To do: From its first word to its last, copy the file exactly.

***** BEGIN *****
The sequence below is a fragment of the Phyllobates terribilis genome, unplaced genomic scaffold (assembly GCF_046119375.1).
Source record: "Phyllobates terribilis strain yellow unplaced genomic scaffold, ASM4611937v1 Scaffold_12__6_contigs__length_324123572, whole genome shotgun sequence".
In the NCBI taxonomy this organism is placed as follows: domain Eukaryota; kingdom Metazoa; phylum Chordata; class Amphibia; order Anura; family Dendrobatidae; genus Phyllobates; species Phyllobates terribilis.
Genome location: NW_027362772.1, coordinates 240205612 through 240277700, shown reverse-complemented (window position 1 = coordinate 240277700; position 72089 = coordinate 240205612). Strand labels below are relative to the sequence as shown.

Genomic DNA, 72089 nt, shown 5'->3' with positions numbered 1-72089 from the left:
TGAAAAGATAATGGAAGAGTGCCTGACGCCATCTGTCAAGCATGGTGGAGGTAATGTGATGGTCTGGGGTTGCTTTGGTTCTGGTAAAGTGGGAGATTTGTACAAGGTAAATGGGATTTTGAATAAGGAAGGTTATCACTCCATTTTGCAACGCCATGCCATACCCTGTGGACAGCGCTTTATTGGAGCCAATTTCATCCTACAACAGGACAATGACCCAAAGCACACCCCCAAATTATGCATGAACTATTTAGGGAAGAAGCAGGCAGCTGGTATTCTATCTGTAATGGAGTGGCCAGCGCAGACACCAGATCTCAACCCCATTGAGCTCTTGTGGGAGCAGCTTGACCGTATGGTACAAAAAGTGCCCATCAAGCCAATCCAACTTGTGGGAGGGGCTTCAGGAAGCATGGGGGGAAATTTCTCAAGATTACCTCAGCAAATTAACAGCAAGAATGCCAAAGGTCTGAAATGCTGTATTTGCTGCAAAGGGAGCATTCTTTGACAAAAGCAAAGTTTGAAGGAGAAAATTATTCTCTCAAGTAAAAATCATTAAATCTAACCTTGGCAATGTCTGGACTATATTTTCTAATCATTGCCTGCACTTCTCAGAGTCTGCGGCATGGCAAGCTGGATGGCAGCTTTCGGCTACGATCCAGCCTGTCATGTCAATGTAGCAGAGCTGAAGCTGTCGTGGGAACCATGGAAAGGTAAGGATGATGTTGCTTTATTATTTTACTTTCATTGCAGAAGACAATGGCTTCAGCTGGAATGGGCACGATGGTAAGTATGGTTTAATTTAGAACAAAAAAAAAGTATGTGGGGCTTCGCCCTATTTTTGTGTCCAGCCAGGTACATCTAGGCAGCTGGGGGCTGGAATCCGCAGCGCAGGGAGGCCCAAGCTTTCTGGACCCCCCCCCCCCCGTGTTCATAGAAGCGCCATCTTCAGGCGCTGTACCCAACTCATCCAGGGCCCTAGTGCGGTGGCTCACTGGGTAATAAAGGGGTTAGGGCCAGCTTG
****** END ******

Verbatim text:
The sequence below is a fragment of the Phyllobates terribilis genome, unplaced genomic scaffold (assembly GCF_046119375.1).
Source record: "Phyllobates terribilis strain yellow unplaced genomic scaffold, ASM4611937v1 Scaffold_12__6_contigs__length_324123572, whole genome shotgun sequence".
In the NCBI taxonomy this organism is placed as follows: domain Eukaryota; kingdom Metazoa; phylum Chordata; class Amphibia; order Anura; family Dendrobatidae; genus Phyllobates; species Phyllobates terribilis.
Genome location: NW_027362772.1, coordinates 240205612 through 240277700, shown reverse-complemented (window position 1 = coordinate 240277700; position 72089 = coordinate 240205612). Strand labels below are relative to the sequence as shown.

Genomic DNA, 72089 nt, shown 5'->3' with positions numbered 1-72089 from the left:
TGAAAAGATAATGGAAGAGTGCCTGACGCCATCTGTCAAGCATGGTGGAGGTAATGTGATGGTCTGGGGTTGCTTTGGTTCTGGTAAAGTGGGAGATTTGTACAAGGTAAATGGGATTTTGAATAAGGAAGGTTATCACTCCATTTTGCAACGCCATGCCATACCCTGTGGACAGCGCTTTATTGGAGCCAATTTCATCCTACAACAGGACAATGACCCAAAGCACACCCCCAAATTATGCATGAACTATTTAGGGAAGAAGCAGGCAGCTGGTATTCTATCTGTAATGGAGTGGCCAGCGCAGACACCAGATCTCAACCCCATTGAGCTCTTGTGGGAGCAGCTTGACCGTATGGTACAAAAAGTGCCCATCAAGCCAATCCAACTTGTGGGAGGGGCTTCAGGAAGCATGGGGGGAAATTTCTCAAGATTACCTCAGCAAATTAACAGCAAGAATGCCAAAGGTCTGAAATGCTGTATTTGCTGCAAAGGGAGCATTCTTTGACAAAAGCAAAGTTTGAAGGAGAAAATTATTCTCTCAAGTAAAAATCATTAAATCTAACCTTGGCAATGTCTGGACTATATTTTCTAATCATTGCCTGCACTTCTCAGAGTCTGCGGCATGGCAAGCTGGATGGCAGCTTTCGGCTACGATCCAGCCTGTCATGTCAATGTAGCAGAGCTGAAGCTGTCGTGGGAACCATGGAAAGGTAAGGATGATGTTGCTTTATTATTTTACTTTCATTGCAGAAGACAATGGCTTCAGCTGGAATGGGCACGATGGTAAGTATGGTTTAATTTAGAACAAAAAAAAAGTATGTGGGGCTTCGCCCTATTTTTGTGTCCAGCCAGGTACATCTAGGCAGCTGGGGGCTGGAATCCGCAGCGCAGGGAGGCCCAAGCTTTCTGGACCCCCCCCCCCCCGTGTTCATAGAAGCGCCATCTTCAGGCGCTGTACCCAACTCATCCAGGGCCCTAGTGCGGTGGCTCACTGGGTAATAAAGGGGTTAGGGCCAGCTTG